Big themes underlie this debate. New Zealand has moved beyond its colonial past; should it preserve its English heritage, or set that aside in favor of new cultural expressions of itself? Or should its history be preserved, no matter what view contemporary society takes of its value, because it is, after all — history?

Ross Gray, of the Restore Christchurch Cathedral campaign, takes the latter view: "It's about knowing where the hell you have come from, and therefore whence you might go. And as people say, a city without heritage is like a library without any books."

In March, a proposal drafted by a top New Zealand architect encouraged some to hope that a solution might be emerging. It's a plan to rebuild the cathedral with a modern wooden interior, dramatically reducing the weight of the building; the exterior would resemble the Neo-Gothic original.

The Anglican authorities appear to be leaning in favor, but there are plenty of critics of the plan, and the argument likely will run on.

It's clearly up to the people of Christchurch to decide the fate of their cathedral. What business is it of mine? But I guess it would be nice if enough was preserved to ensure that great-great-great grandfather Harper's efforts do not, after all these decades, come to nought.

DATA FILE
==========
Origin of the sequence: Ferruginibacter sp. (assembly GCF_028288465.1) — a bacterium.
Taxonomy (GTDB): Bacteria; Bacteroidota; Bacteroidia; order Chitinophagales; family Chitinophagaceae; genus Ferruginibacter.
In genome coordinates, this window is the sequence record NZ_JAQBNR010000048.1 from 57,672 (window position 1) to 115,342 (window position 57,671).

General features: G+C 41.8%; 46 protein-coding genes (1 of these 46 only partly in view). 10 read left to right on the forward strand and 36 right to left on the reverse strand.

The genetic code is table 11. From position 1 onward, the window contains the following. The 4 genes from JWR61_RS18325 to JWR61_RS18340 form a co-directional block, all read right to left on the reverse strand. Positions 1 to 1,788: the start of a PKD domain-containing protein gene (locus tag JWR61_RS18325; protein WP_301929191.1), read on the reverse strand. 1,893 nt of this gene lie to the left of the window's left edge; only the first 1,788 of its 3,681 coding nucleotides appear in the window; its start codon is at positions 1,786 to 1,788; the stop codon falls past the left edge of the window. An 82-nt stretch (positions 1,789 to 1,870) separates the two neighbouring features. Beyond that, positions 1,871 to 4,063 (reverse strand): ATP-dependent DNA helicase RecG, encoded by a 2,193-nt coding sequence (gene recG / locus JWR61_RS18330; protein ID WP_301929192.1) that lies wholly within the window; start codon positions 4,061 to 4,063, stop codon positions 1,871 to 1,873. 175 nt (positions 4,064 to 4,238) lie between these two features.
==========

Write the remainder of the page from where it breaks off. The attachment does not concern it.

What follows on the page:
Copyright 2015 NPR. To see more, visit http://www.npr.org/.



An argument has been brewing for years over a famous landmark in Christchurch, New Zealand. The forefathers of NPR correspondent Philip Reeves helped build that city. And Phil recently played a visit to explore his roots, and he found this story.

PHILIP REEVES, BYLINE: My interest began in a bookstore. I stumbled across an obscure biography of a 19th-century Anglican bishop. There's a picture on the cover of a man with big, curly whiskers and beetling brows. His name is Henry John Chitty Harper. This book intrigued me for two reasons. One, because Harper happens to be my great-great-great grandfather; two, because of Harpers link to this.


UNIDENTIFIED REPORTER: In every direction you look, it is just absolutely catastrophic. Buildings have tumbled.

REEVES: On the 22 of February, 2011, the city of Christchurch was hit by a ferocious earthquake.


UNIDENTIFIED REPORTER: People with blood pouring down their faces just walking in a daze down the road.